It’s clear Labor will target Perth traffic congestion and the disruption caused by major works as an election issue.
Transport Minister Dean Nalder has reacted strongly to claims that the government has been sitting on its hands, despite promising to launch a concerted assault on traffic congestion in the metropolitan area during this current four-year term.
He says a record spending program is under way to get on top of the congestion challenge, which intensified as an issue during the height of the recent resources boom, during which time the state's population grew by an average of 1,000 people a week.
The minister was responding to criticism in last week's Political Perspective that the government has been derelict in tackling clogged roads at peak hour, having placed the heavily promoted MAX light rail project – to link Mirrabooka to the city and extending to the University of WA in the west and Curtin University to the south-east – on the backburner.
In fact after Mr Nalder's recent visit to Singapore, it appears the light rail project is receding further, being replaced by a dedicated and cheaper bus lane link to the city. The money saved could be used on other streamlining programs.
Mr Nalder, who inherited the portfolio when Troy Buswell was forced to stand down early last year, has the responsibility of ensuring that the transport issue is defused before the next election in March 2017.
"There is a lot going on," Mr Nalder told Political Perspective.
"In fact the $1 billion Perth Gateway project at the airport is rapidly nearing completion, coming in ahead of time and under budget. We will have a soft opening in September, four months ahead of the planned official opening, resulting in a saving of $45 million, which can be allocated to Roe Highway modifications."
He also pointed to major improvements involving with the Roe and Tonkin highways in the north and east, and the controversial freight link to the port of Fremantle, which will disturb wetlands, angering conservationists. The container route between Fremantle and the Kewdale depot has been a major headache for successive governments.
Mr Nalder raised hopes by suggesting a tunnel under residential areas around Fremantle might avoid much of the threatened surface disruption to existing housing and roads. An answer is still months away.
And the government is targeting less-costly options as well as the big-ticket road projects. Adding an extra lane to the Northbridge tunnel has been effective; now freeway on ramps are being tackled to prevent bottlenecks as motorists entering the freeways attempt to merge ($8.5 million has been allocated to repainting lanes to assist merging).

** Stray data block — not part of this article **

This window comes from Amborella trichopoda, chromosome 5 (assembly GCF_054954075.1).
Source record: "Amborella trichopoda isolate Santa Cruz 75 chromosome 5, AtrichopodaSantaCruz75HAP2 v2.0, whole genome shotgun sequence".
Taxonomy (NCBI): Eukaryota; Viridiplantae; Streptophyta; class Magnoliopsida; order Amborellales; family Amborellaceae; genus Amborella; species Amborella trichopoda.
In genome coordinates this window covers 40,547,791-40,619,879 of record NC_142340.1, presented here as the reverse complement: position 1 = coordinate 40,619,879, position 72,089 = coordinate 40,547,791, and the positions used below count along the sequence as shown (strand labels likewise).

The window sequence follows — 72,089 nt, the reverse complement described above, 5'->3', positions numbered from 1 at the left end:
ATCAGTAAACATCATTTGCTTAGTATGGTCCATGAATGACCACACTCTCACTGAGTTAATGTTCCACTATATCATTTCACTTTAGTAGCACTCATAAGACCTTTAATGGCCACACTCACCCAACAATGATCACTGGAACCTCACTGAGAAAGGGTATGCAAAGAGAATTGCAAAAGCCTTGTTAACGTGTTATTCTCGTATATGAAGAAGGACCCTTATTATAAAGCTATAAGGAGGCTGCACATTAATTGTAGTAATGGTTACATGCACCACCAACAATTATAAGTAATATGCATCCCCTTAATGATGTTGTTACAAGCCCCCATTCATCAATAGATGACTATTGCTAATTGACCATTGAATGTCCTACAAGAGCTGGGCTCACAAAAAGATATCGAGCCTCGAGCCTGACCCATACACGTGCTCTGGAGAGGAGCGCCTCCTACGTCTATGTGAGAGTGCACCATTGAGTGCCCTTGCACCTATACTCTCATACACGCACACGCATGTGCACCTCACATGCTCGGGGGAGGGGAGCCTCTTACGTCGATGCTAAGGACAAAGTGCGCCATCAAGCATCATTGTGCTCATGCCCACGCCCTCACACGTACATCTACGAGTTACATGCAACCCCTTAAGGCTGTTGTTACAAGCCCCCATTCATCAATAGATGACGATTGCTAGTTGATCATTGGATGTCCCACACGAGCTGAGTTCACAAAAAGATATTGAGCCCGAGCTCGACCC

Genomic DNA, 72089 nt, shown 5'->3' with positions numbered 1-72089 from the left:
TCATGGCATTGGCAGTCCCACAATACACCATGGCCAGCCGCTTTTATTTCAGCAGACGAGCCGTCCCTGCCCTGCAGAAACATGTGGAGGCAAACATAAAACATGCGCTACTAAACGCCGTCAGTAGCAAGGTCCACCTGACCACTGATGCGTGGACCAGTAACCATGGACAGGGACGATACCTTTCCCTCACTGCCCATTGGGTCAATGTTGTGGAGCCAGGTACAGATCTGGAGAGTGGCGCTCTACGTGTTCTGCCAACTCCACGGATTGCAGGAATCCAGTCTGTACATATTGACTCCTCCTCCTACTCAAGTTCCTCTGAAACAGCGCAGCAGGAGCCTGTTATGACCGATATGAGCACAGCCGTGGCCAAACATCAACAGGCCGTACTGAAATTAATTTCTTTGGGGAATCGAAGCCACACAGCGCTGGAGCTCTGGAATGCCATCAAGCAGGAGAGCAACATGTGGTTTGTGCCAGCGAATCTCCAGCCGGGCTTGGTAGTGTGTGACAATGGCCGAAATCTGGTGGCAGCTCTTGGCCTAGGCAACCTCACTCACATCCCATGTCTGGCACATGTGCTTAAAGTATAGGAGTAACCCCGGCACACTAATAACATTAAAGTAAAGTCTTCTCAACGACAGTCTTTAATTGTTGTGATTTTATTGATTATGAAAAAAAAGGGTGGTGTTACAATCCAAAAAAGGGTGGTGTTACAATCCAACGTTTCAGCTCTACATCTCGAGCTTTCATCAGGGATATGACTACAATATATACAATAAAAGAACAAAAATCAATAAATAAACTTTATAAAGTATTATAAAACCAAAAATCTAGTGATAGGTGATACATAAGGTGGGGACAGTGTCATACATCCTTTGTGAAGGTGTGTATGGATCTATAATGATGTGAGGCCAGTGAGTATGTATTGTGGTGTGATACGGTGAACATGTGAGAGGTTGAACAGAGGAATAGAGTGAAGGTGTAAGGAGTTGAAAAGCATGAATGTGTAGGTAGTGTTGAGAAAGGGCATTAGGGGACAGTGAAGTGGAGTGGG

One of the government's dilemmas is that, while it's trying to solve city traffic bottlenecks, the road works actually cause further delays, testing the patience of motorists.
Extending the Joondalup line to Butler counters Labor's claim that the Liberals do not build suburban rail. So will the planned airport link off the Midland line to serve the marginal seats of Belmont and Forrestfield. It could be the start of a loop line to Thornlie and on to Cockburn.
But all this doesn't impress opposition Leader Mark McGowan.
"Perth's congestion crisis has got worse under this government and the city is heading for a disaster unless we act now," Mr McGowan said.
"This means, getting more people out of their cars and onto public transport.
"The government's track record on public transport has been abysmal and plagued by massive broken election promises. The 'fully funded, fully costed' election promise turned out to be a lie and, as a result, the MAX light rail has been added to the scrap heap, along with the Ellenbrook rail link. Who knows when we will see a rail line to the airport?
"The $1.6 billion Perth freight link will also put thousands more big trucks on the roads in the southern suburbs. This freight should be put on rail so trucks are taken off the road; and we should start planning for a new container port in Kwinana so trucks don't have to travel through residential areas.
"What Perth needs is a plan for an integrated and co-ordinated transport network. The Liberals don't have one. Colin Barnett has ruined the state's finances, so building more rail is going to be difficult, but it's also clear that we can't afford not to do it."
And it's also clear that transport will be a major area of differentiation in the election countdown. The government will be assessed not just by the problems caused by trucks on the periphery of the metropolitan area, but also by the gridlock around the city at peak hour when there are sell-out events at the Perth Arena, the Perth Convention and Exhibition Centre, and Domain Stadium at Subiaco.
Both sides want more passengers on public transport, but Perth people have traditionally been wedded to their cars. Facilitating a divorce is Mr Nalder's big challenge.